08 April 2020, The Tablet

Celebrating Easter with John Henry Newman

by Elizabeth A Huddleston

Celebrating Easter with John Henry Newman

Tapestry portraying Cardinal John Henry Newman hangs from the façade of St. Peter's Basilica as Pope Francis celebrates Newman's Canonization Mass, Rome, October 13, 2019
Stefano Spaziani/UPI/PA Images

In what seems like the blink of an eye, the world has been turned upside down. Many have lost jobs, many are sick, and many have perished in what has been described as the most widespread humanitarian disaster since the Spanish flu (1918–1920). The Coronavirus (Covid-19) pandemic has led to the shuttering of many churches throughout the world and has even left many without the possibility of celebrating Holy Week and Easter in our parish churches.  

In these uncertain times I have often found myself turning to the writings of John Henry Newman: to comfort me, and to help me process some of the spiritual challenges brought on by the pandemic. Newman himself was no stranger to illness and adversity. When Newman was a young priest, for example, he became very ill and as a result, almost died, while travelling in Sicily. It was on the boat ride home that Newman penned his famous poem, “The Pillar of the Cloud,” which would become the hymn well-known today as “Lead, Kindly Light.” In this poem we can begin to see how Newman trusts that even in the midst of difficulty, he trusted in the mysterious nature of God’s providence. For example, in the opening lines, Newman asked God to illuminate the path through the uncertain times, even if he didn’t comprehend the full nature of the journey: 


Lead, Kindly Light, amid the encircling gloom

Lead Thou me on!

The night is dark, and I am far from home—

Lead Thou me on!

Keep Thou my feet; I do not ask to see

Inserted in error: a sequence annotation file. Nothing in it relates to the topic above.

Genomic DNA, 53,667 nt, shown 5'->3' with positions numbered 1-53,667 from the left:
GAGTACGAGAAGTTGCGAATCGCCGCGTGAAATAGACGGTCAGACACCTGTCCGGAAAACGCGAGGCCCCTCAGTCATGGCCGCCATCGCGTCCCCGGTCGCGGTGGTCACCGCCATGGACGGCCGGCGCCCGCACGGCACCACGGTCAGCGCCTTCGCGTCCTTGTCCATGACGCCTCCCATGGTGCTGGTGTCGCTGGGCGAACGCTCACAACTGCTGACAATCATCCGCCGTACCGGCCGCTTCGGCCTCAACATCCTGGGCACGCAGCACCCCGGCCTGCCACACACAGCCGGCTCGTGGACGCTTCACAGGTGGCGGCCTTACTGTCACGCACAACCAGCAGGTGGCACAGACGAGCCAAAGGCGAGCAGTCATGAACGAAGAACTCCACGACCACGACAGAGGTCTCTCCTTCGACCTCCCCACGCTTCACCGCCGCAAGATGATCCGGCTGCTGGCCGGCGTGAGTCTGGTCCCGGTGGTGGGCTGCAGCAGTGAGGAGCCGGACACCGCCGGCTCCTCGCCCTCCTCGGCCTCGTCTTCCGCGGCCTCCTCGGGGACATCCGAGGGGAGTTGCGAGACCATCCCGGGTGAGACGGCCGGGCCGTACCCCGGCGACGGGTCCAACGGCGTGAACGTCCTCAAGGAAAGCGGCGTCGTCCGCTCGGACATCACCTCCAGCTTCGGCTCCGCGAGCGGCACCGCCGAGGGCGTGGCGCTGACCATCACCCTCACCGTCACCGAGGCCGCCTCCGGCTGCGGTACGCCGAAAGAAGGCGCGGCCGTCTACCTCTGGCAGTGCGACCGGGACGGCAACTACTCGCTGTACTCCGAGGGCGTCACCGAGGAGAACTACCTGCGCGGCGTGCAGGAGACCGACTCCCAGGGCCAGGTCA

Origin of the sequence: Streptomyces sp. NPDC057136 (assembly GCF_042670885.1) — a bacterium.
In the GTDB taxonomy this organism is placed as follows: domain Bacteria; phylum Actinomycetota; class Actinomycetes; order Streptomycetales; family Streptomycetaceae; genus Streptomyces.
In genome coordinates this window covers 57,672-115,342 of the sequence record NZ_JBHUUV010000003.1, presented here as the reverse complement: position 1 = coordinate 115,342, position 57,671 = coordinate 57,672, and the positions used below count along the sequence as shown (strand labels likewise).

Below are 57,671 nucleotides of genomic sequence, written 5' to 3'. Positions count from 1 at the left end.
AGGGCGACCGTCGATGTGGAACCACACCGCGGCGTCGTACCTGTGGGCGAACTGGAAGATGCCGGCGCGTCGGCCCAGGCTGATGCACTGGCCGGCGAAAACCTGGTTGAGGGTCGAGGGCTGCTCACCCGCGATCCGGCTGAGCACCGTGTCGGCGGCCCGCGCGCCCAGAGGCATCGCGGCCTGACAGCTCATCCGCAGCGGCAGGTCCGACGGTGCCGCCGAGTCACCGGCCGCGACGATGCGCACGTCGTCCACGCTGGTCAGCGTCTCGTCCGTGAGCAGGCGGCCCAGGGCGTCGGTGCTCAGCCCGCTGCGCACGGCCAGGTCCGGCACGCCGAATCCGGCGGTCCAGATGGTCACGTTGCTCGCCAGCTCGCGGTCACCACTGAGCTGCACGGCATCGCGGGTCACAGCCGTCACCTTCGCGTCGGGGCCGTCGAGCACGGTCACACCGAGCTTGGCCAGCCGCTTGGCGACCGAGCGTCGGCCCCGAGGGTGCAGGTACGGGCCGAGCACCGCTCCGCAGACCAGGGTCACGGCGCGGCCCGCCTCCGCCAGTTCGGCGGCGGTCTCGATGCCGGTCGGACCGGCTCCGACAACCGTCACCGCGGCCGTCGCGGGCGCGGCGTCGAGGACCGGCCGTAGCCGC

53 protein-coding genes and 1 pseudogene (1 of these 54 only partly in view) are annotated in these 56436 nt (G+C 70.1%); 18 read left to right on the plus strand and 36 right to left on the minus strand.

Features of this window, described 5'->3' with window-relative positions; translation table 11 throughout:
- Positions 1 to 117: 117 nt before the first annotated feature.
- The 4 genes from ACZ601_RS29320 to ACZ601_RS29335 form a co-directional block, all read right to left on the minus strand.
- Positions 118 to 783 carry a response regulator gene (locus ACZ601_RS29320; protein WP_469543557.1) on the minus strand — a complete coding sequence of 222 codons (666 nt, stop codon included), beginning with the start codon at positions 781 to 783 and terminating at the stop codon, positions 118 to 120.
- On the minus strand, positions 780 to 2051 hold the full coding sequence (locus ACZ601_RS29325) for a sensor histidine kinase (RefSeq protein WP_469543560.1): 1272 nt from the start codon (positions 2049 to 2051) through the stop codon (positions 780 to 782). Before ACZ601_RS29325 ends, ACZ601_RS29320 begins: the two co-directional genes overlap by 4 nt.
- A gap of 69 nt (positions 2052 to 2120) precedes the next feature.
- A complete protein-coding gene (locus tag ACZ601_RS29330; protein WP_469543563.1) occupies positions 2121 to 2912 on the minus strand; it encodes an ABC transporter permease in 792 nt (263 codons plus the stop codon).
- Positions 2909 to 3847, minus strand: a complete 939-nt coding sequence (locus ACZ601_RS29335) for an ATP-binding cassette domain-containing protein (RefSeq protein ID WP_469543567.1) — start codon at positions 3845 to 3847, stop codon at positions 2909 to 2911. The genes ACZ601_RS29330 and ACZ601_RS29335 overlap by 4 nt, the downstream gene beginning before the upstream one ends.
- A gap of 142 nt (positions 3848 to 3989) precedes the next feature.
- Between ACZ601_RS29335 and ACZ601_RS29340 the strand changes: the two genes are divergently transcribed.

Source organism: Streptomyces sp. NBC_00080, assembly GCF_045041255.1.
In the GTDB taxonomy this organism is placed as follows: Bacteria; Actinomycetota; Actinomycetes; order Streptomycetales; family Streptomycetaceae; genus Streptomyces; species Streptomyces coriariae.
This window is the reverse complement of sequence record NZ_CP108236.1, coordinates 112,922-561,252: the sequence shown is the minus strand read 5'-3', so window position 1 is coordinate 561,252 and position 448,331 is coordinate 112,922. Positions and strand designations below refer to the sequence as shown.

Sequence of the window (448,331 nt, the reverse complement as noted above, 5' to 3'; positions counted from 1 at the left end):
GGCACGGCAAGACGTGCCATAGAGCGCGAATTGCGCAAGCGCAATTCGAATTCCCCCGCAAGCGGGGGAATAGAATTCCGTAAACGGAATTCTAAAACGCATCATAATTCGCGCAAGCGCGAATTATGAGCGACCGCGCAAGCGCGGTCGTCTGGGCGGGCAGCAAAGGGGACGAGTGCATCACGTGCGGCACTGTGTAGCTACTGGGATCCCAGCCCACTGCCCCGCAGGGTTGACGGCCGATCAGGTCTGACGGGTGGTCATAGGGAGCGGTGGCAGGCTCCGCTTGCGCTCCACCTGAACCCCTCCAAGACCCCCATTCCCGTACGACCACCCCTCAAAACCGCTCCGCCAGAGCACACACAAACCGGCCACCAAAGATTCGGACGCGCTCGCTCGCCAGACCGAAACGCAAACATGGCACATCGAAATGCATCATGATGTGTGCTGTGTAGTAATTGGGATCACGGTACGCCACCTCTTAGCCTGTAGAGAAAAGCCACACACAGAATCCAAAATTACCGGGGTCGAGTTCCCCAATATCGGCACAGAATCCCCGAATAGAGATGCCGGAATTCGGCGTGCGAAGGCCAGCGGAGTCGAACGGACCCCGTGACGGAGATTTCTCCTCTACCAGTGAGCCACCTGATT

The distant scene—one step enough for me.


Throughout the poem, Newman poetically explained that the journey is sometimes scary, dark, and “garish”, but that the Kindly Light still leads and accompanies one through the pain, fear, and sorrow. 

Similarly, on 7 March 1848, roughly three years after his conversion to Catholicism, Newman recorded a meditation describing how he understood his mysterious (and very trusting) relationship with God during the most tumultuous times in life:

"Therefore I will trust Him. Whatever, wherever I am, I can never be thrown away. If I am in sickness, my sickness may serve Him; in perplexity, my perplexity may serve Him; if I am in sorrow, my sorrow may serve Him. My sickness, or perplexity, or sorrow may be necessary causes of some great end, which is quite beyond us. He does nothing in vain; He may prolong my life, He may shorten it; He knows what He is about. He may take away my friends, He may throw me among strangers, He may make me feel desolate, make my spirits sink, hide the future from me—still He knows what He is about" (from 'Meditations and Devotions'). 

Much like when he asked the Kindly Light to enlighten his path through the murky waters of life, in this passage, Newman understood God to be especially present during our times of weakness, which brings us to Holy Week.